Pain is one of the most prevalent sensations of discomfort among every age group, regardless of male or female, and can cause sleep issues and psychological distress in the patient. Chronic pain is one of the reasons that causes people to get medical care linked to functional limitations [1]. Pain can be described as “An unpleasant sensory and emotional experience associated with, or resembling that associated with, actual or potential tissue damage” [2]. Pain is a complicated physiological and psychological experience, which is difficult to analyze and cure because pain is a subjective sensation. Individual differences in pain perception make assessing and managing pain more difficult. Regardless of whether pain is measured in a clinical or research setting, subjective reporting is one of the most commonly used methods for determining the presence of pain [3]. Pain always has a psychological element because sometimes it is a psychological experience that involves the ideas of suffering and harm and is totally unrelated to actual physical damage [4]. How the patient feels about their pain depends on cultural and environmental factors. These factors lead to a difference in how the patient deals with the problem and gets treatment. Cultural and environmental factors also influence the reporting style of the patient about their pain [5].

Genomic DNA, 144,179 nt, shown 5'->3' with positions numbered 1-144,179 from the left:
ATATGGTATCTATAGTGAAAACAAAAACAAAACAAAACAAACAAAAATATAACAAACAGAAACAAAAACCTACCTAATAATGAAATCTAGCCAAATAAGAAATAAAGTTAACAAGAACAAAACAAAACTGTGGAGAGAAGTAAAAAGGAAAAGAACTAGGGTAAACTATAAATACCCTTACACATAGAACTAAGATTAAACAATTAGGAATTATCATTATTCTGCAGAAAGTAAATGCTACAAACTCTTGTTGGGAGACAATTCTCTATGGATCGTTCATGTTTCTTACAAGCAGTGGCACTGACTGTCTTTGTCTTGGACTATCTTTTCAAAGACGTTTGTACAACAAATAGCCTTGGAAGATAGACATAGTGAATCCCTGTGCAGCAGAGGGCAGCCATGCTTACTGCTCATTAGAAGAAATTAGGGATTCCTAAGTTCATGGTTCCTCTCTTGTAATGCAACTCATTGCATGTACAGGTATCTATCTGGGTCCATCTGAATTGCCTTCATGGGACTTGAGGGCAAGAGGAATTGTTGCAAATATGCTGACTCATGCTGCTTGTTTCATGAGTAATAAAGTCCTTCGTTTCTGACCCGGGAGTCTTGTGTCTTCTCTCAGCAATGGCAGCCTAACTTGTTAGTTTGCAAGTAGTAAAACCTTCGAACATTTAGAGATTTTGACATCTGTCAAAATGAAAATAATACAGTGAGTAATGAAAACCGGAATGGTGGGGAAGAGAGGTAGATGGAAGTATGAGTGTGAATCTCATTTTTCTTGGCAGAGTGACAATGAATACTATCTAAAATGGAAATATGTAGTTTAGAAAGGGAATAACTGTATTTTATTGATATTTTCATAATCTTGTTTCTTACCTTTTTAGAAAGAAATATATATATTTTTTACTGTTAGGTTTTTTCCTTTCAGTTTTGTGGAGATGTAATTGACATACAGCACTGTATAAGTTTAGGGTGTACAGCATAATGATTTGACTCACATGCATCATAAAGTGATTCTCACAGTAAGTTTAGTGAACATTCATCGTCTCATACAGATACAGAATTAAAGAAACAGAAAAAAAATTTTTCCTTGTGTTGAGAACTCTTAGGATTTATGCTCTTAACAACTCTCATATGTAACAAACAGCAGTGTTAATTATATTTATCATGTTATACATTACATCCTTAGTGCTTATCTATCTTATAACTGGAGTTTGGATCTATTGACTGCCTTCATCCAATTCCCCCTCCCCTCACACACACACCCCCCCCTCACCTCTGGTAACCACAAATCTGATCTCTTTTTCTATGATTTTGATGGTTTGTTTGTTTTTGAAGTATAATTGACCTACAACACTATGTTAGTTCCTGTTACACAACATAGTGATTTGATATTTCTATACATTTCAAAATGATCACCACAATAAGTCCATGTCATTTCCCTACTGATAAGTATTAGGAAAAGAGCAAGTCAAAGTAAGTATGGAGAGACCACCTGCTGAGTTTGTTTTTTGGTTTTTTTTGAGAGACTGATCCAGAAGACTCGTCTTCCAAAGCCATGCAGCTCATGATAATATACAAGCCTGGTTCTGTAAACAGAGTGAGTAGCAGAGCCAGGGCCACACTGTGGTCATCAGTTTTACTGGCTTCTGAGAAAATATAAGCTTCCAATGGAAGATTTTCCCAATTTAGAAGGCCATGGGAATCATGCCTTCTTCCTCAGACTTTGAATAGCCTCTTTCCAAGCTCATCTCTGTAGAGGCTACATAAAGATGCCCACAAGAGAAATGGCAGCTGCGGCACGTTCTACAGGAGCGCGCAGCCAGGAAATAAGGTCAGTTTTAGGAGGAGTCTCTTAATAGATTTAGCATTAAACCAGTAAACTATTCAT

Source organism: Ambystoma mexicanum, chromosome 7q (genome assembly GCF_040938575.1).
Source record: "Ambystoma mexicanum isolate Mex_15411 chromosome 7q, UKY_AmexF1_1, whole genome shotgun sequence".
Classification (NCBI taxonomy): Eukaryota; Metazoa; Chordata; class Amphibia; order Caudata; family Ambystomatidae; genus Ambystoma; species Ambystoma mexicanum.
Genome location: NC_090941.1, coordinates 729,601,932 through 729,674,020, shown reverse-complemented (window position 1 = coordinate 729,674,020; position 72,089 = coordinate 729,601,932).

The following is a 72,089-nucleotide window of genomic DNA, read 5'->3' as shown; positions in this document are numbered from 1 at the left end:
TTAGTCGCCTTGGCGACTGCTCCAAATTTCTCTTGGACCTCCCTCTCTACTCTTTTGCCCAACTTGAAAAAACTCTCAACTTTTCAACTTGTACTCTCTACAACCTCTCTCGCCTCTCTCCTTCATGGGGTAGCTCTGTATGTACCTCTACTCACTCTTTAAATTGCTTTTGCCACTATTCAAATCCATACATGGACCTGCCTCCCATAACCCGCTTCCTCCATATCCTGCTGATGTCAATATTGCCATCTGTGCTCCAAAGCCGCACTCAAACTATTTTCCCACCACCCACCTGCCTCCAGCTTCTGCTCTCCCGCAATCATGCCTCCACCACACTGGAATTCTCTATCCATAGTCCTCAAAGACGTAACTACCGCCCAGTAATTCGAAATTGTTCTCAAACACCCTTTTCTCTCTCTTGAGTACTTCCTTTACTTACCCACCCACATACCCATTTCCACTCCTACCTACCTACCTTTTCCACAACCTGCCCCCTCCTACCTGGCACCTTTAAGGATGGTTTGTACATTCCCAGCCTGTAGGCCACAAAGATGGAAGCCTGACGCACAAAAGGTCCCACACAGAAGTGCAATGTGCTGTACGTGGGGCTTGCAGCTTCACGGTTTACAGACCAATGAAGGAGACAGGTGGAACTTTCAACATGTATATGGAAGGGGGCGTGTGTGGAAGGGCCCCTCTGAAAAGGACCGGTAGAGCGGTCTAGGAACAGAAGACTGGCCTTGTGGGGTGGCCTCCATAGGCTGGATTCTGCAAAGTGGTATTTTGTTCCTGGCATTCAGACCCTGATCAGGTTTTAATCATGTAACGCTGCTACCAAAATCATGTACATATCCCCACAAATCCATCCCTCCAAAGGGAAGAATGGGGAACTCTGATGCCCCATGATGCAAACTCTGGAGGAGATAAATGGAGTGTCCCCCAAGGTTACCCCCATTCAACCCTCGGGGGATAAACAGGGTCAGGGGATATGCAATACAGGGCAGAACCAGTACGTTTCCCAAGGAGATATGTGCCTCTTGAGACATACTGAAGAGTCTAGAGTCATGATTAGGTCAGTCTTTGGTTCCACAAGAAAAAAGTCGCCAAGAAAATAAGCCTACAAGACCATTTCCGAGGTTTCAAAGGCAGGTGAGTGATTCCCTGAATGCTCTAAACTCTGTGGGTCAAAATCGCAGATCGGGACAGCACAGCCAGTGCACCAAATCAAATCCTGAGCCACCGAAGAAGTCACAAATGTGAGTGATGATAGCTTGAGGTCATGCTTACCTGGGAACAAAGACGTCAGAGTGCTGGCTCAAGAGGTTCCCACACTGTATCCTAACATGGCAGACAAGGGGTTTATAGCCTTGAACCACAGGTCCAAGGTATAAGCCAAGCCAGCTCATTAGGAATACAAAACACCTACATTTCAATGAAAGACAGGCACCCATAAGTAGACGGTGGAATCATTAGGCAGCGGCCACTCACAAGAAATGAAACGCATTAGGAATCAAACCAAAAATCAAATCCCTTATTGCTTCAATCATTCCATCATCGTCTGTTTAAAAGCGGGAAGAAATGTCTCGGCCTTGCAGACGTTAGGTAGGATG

Low back pain is one of the most common complaints among the elderly population and is experienced by 80% of the population at least once in their lifetime. It has adverse effects on the quality of life. If the pain persists for more than 12 weeks, it is known as chronic pain. It can be due to impaired physical functioning, clinical anxiety, depression, lumbar stenosis, spine fracture, inflammatory disease, or nerve root compression [6,7,8].

The elderly population has been cared for through the proper healthcare system of the country. These issues place a strain on the healthcare system as well as the economy of the country. The elderly’s utilization of healthcare services is influenced by various factors, including socioeconomic, cultural, financial, and geographical resource availability [9].